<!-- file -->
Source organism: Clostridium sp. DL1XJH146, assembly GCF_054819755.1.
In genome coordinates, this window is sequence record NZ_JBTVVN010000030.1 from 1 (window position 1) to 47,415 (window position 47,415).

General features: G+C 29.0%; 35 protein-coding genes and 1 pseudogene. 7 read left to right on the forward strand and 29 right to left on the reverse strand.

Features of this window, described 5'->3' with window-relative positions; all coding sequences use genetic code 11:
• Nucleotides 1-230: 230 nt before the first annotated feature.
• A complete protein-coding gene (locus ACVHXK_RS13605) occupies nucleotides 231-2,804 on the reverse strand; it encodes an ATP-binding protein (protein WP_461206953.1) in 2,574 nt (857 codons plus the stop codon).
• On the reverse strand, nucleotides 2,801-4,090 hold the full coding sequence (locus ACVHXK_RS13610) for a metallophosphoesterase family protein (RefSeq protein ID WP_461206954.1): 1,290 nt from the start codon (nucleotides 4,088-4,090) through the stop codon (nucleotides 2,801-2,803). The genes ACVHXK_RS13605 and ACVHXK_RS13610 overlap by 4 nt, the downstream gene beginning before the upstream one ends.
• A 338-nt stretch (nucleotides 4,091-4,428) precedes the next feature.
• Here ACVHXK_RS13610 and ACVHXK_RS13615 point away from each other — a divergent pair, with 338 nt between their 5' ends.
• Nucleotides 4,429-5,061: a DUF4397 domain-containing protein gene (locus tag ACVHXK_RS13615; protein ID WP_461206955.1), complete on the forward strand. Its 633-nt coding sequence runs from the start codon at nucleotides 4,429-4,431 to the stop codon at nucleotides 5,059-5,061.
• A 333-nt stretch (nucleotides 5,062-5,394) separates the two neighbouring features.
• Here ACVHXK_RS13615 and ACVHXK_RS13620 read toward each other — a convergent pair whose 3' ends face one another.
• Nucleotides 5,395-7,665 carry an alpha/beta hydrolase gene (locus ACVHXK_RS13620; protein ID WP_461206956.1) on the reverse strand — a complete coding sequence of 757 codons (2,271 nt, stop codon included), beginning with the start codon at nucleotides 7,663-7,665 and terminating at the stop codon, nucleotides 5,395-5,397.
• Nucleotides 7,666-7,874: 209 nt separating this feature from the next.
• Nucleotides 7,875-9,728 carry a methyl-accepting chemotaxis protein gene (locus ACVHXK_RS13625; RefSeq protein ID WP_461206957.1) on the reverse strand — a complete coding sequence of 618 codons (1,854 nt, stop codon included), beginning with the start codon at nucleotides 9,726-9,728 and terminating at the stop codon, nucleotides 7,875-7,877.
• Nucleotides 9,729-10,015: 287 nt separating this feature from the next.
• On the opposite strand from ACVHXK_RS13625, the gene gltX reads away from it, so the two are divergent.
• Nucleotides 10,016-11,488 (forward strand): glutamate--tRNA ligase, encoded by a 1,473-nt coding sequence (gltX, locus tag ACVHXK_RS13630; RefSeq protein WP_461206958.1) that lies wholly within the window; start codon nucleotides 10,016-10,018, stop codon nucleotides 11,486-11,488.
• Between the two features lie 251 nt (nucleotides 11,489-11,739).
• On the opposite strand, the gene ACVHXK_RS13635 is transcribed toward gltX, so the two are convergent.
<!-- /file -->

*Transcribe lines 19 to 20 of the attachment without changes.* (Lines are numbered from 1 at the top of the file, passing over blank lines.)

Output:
• Between the two features lie 251 nt (nucleotides 11,489-11,739).
• On the opposite strand, the gene ACVHXK_RS13635 is transcribed toward gltX, so the two are convergent.